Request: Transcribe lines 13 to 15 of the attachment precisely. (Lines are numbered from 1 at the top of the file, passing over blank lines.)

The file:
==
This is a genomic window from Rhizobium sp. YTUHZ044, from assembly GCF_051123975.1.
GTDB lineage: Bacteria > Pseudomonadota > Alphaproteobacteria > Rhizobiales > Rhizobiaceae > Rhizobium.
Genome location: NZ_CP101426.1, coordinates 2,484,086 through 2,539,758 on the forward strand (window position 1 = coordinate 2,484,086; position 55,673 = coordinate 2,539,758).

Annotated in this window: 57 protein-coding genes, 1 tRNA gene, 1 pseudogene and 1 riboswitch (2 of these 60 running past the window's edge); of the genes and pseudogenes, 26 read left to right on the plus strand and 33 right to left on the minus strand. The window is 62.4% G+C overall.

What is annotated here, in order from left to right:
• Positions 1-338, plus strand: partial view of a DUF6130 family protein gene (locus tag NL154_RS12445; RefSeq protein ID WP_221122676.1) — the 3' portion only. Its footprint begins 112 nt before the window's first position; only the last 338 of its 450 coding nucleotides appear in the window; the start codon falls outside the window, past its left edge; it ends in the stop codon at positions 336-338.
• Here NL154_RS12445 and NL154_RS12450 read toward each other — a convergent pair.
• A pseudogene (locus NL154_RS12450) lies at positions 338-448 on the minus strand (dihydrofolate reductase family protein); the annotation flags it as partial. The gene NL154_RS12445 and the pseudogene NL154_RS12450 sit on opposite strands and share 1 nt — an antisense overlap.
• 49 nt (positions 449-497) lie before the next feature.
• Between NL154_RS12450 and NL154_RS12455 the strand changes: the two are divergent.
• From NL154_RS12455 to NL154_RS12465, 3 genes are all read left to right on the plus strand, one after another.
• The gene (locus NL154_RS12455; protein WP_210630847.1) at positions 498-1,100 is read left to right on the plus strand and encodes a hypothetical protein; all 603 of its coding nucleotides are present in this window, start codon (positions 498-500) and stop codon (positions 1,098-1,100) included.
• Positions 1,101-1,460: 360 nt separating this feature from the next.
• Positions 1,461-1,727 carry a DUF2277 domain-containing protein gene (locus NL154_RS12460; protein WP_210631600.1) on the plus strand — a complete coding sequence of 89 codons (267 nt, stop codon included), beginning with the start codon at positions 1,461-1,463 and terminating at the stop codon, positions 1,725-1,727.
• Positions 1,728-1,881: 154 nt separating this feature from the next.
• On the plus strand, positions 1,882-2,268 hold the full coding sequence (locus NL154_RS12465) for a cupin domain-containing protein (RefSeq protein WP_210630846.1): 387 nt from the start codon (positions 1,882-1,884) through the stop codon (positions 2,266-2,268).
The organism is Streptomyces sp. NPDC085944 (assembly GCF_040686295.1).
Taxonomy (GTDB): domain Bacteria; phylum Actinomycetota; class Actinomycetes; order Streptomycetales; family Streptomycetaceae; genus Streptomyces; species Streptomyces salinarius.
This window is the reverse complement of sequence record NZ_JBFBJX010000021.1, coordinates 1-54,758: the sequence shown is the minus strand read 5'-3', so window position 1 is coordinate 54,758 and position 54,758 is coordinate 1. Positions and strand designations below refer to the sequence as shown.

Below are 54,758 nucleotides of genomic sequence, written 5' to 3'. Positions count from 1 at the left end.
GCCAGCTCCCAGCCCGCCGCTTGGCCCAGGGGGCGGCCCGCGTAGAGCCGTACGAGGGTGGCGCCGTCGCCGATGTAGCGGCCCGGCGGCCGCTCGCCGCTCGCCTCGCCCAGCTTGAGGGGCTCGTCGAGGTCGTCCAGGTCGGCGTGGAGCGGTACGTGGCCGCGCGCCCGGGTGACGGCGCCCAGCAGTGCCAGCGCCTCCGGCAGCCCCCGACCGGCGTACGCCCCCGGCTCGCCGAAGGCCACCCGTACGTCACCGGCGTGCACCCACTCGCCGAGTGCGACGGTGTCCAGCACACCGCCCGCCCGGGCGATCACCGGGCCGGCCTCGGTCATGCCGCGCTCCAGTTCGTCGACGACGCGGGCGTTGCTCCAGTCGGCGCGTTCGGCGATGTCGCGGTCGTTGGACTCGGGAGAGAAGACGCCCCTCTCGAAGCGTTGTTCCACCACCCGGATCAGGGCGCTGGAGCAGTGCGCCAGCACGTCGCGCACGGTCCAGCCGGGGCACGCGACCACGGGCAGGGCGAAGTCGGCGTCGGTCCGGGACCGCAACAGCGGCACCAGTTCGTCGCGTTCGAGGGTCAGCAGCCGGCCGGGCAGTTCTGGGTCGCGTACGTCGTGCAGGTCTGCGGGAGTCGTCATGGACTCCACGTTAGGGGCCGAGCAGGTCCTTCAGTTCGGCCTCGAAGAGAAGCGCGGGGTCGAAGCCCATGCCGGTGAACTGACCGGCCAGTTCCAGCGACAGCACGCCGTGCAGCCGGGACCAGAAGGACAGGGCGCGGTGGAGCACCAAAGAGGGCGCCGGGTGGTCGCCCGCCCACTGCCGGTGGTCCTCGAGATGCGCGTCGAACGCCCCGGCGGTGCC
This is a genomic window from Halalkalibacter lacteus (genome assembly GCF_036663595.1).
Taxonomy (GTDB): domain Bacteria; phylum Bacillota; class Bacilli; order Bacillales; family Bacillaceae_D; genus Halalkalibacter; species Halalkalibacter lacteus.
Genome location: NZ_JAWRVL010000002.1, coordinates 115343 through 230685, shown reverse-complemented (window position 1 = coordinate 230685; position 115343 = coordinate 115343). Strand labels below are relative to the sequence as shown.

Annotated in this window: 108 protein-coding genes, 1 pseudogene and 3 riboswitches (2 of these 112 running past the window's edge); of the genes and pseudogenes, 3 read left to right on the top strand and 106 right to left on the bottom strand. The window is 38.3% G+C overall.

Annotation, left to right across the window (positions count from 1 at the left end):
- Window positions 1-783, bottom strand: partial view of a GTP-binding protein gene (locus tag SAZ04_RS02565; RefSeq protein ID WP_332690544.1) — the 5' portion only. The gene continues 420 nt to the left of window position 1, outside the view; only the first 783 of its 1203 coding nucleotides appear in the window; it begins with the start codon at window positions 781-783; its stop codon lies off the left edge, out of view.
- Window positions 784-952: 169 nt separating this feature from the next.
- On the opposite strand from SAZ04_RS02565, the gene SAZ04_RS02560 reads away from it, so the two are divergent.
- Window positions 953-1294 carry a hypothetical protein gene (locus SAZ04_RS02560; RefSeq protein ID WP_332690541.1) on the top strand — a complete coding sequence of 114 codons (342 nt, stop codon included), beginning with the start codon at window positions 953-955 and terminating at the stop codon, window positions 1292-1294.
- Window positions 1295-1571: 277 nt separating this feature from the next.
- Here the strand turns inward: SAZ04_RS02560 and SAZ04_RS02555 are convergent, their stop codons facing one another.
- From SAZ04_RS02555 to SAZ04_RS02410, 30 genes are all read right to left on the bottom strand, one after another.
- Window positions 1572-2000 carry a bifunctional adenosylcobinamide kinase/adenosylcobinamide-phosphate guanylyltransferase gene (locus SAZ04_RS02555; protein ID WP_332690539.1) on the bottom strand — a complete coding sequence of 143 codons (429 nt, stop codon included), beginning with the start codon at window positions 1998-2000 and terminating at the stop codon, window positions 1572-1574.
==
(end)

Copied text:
• Positions 1,101-1,460: 360 nt separating this feature from the next.
• Positions 1,461-1,727 carry a DUF2277 domain-containing protein gene (locus NL154_RS12460; protein WP_210631600.1) on the plus strand — a complete coding sequence of 89 codons (267 nt, stop codon included), beginning with the start codon at positions 1,461-1,463 and terminating at the stop codon, positions 1,725-1,727.
• Positions 1,728-1,881: 154 nt separating this feature from the next.